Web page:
Exeter Diversity, Equity, Inclusion and Justice Director Wants Students To Feel Like They Belong
This past year, school districts across New Hampshire have pledged to do a better job at serving students of all backgrounds.
Andres Mejia is the director of diversity, equity, inclusions and justice (DEIJ), a new position at SAU 16 in Exeter. NHPR’s Morning Edition host Rick Ganley recently talked with Mejia about his vision for the district and what he hopes to accomplish there. Below is a transcript of the interview.
Rick Ganley: First, can you describe what a typical day looks like for you at the job? I'm wondering if you're working mostly with administrators and staff or if you spend any time in the classroom.
Andres Mejia: I'm mostly working with administrators and staff, the leadership team. This is, I believe, the end of my fourth week here. So I'm pretty sure my day-to-day will look differently as I get to know more of the administrators, and the school's staff members and the students. I will be going and talking to students. I will be talking to families who want to.
Rick Ganley: I think when we think about diversity, equity and inclusion, at least in the corporate world, it can sometimes not be an ongoing experience where I think it sounds like what your position is, is looking at it from a holistic approach. Can you talk more about how you address diversity, equity, inclusion, justice on every level of the system?
Andres Mejia: So first I just want to put out there that DEIJ is acknowledging that our differences make us a whole. Yes, it's a bunch of different parts, from students to the teachers, to the parents, to everyone across who is part of this community. But the biggest part is to acknowledge that all of our differences make a whole when we get to sit and listen to each other and understand each other, where we're coming from, our perspectives.
If I was supposed to be in a meeting and the whole time I'm thinking, 'man am I even supposed to be in this space? Am I even supposed to be in this position? Or no one looks like me, no one understands what I'm talking about, what I'm eating at my family table. You know, no one understands the type of dance, the kind of music I'm listening to.' If I'm always thinking about that, then I wouldn't be able to focus solely on my job. That goes into the classrooms.
If a student can't go to school and not worry about 'am I different than my classmates? You know, I speak a different language. Do I sound weird? Why can't anyone pronounce my name? Why have I never seen a book with someone that looks like me?' You know, those are things that are on students' minds, and therefore they cannot focus on succeeding academically.
Rick Ganley: Sure. I mean, if you don't feel included in the group, you can't participate in the group.
Andres Mejia: Yeah, exactly.
Rick Ganley: Critical race theory has become a huge political talking point this past year. NHPR has reported many times that critical race theory is not being taught in New Hampshire schools. So can you explain the difference between that term and what you are doing? They're two very different things.
Andres Mejia: Yes. Yes, they definitely are. Recently, people have been saying they are the same and combining their definitions and what it means. But I would just say critical race theory it's more about the law and the legal institutions in the United States, and how they function to maintain social, economic, political inequalities. That's not what we're talking about when we're talking about DEIJ. DEIJ is about when decisions are being made, are we really thinking about everyone across the board?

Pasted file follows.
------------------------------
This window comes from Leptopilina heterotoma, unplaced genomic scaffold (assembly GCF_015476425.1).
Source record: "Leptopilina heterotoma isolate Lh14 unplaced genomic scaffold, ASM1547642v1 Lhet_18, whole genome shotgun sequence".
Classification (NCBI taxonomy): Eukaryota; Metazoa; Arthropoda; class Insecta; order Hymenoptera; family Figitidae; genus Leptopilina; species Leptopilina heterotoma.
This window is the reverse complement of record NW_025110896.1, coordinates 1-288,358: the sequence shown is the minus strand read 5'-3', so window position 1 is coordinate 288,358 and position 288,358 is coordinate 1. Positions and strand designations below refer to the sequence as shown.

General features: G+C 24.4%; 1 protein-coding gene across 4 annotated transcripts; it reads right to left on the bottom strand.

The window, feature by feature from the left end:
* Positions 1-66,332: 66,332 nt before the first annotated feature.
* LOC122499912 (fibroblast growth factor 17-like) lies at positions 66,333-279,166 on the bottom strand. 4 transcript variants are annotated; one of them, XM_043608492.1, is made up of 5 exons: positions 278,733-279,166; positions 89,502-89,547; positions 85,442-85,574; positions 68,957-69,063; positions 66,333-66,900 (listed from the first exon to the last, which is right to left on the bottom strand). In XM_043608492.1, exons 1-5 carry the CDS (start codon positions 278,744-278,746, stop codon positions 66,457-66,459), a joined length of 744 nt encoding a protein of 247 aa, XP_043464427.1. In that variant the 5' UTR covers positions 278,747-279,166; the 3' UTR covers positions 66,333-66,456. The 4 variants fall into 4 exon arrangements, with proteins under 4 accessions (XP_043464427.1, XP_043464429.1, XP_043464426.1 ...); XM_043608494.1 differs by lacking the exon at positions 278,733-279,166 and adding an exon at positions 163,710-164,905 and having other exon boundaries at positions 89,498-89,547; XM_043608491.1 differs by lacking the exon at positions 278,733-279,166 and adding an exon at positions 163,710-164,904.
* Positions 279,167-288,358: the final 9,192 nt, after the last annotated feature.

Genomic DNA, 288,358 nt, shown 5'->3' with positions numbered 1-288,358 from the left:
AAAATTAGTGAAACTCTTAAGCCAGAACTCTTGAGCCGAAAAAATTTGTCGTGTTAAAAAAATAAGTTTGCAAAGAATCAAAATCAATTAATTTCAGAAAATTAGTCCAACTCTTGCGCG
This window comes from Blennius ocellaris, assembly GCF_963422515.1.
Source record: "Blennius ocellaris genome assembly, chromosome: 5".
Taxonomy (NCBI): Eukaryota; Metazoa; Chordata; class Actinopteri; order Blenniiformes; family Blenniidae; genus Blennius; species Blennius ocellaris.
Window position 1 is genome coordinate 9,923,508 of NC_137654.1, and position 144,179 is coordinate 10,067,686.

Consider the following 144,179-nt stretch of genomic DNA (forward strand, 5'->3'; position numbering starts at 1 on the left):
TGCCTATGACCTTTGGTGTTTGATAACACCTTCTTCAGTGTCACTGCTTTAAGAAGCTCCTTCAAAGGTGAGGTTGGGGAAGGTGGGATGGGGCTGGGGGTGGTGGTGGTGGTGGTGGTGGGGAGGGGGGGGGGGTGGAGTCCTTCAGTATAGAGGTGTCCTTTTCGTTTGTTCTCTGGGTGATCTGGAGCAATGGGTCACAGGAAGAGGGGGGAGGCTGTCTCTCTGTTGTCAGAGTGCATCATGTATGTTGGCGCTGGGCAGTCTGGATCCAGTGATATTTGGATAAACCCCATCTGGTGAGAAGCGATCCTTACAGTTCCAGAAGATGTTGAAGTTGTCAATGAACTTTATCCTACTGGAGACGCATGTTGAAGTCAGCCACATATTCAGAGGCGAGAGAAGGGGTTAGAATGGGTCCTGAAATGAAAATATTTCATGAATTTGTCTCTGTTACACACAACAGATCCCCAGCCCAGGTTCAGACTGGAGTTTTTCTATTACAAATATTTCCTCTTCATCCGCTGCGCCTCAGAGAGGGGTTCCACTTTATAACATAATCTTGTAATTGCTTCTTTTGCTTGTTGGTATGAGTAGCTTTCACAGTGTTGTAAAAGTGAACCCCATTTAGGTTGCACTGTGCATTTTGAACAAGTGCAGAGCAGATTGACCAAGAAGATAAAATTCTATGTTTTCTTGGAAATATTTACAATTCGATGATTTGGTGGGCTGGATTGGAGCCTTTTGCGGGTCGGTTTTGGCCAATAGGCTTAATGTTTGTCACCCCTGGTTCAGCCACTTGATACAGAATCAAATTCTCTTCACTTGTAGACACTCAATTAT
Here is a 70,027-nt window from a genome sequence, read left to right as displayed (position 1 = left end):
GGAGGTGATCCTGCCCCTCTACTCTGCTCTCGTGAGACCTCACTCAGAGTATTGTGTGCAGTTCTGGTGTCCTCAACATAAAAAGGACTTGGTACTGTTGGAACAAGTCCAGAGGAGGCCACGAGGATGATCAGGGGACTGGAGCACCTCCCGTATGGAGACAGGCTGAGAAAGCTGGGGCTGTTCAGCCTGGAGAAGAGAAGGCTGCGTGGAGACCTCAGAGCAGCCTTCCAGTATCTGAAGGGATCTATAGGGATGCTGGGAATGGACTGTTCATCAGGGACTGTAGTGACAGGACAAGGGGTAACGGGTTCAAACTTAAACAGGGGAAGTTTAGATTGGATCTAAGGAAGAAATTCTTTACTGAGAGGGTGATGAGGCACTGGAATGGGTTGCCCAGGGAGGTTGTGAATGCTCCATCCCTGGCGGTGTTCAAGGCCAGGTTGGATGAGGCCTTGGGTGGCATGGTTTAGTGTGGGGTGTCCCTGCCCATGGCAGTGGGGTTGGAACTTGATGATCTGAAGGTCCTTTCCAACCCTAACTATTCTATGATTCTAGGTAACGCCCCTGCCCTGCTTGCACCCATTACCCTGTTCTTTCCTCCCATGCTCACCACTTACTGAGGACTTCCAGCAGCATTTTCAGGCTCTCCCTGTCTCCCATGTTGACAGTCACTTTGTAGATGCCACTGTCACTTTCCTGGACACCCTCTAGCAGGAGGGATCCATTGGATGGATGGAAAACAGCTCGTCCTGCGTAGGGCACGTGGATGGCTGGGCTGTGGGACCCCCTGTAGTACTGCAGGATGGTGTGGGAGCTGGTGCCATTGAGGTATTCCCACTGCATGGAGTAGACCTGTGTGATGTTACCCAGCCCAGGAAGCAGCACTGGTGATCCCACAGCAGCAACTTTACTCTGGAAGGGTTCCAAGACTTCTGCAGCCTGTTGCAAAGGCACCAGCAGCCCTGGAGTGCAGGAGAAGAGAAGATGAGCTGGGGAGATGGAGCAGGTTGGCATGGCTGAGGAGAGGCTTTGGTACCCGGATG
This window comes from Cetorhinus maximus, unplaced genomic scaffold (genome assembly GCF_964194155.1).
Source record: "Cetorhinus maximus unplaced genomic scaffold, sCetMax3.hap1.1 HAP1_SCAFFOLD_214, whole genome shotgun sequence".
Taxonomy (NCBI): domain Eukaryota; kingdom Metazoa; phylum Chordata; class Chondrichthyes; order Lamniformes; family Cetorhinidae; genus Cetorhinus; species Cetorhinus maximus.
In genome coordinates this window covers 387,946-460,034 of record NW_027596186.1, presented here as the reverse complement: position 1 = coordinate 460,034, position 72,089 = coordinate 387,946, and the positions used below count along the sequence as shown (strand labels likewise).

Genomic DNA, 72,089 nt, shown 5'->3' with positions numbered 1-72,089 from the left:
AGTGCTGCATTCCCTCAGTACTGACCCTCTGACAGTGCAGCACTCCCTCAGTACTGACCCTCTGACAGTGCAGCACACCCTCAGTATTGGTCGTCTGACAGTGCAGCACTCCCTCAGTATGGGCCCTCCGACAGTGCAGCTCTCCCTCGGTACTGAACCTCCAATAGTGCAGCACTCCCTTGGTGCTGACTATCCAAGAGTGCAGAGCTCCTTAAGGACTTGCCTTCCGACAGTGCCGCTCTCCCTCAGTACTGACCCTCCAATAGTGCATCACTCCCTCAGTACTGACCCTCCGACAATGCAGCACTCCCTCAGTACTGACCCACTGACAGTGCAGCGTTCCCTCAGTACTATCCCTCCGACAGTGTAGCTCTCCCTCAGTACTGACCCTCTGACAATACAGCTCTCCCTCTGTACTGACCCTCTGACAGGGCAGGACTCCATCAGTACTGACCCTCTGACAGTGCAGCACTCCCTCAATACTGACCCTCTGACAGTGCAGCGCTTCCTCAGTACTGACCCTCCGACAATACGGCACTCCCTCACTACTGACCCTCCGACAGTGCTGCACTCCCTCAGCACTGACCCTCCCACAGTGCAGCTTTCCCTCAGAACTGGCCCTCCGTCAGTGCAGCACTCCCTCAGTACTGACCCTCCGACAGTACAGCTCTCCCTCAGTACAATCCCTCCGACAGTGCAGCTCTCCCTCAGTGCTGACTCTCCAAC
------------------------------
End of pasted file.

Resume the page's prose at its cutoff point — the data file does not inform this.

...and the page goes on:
Rick Ganley: Let me ask you, if language in the latest state budget is limiting in any way. It limits the way schools can talk about certain topics in the classroom, like systemic racism and sexism. And it also allows teachers and staff to opt out of implicit bias training. I'm wondering how that law could affect how you do your job.
Andres Mejia: Well, I know for sure that we're going to follow the law. You know, that we won't do anything in our spaces or in our DEIJ initiatives that will break the law. There are certain words that, you know, maybe we can't say now or we can't say because the law doesn't allow it. But the biggest part I want to say is that DEIJ is not divisive. For some people, they will struggle to see the difference, and that's why this DEIJ is there. So we can talk about it.
Rick Ganley: It sounds to me like your job, really, you're facilitating conversations. I mean, you're really trying to bring people together to talk and share.
Andres Mejia: Yeah. It's community engagement. It's relationship building. It's providing the space and providing the platform for people to come together.
Rick Ganley: I'm wondering what your measure of success is in this new job for you. What's your big picture vision for how the district could, you know, be better to serve all of its students?
Andres Mejia: One of the biggest parts is diverse staff, and educators and administrators. And when I say diverse, it's not just race. It's people who identify with many different identities. It can be LGBTQ+. It can be people with ability disabilities. They can be people who are underrepresented in certain subject studies. So I think that's one measurement to see that happen. I think another is hearing students grow in their own personal stories, that they feel community, that they feel like they belong, that they feel like they were included in their schools.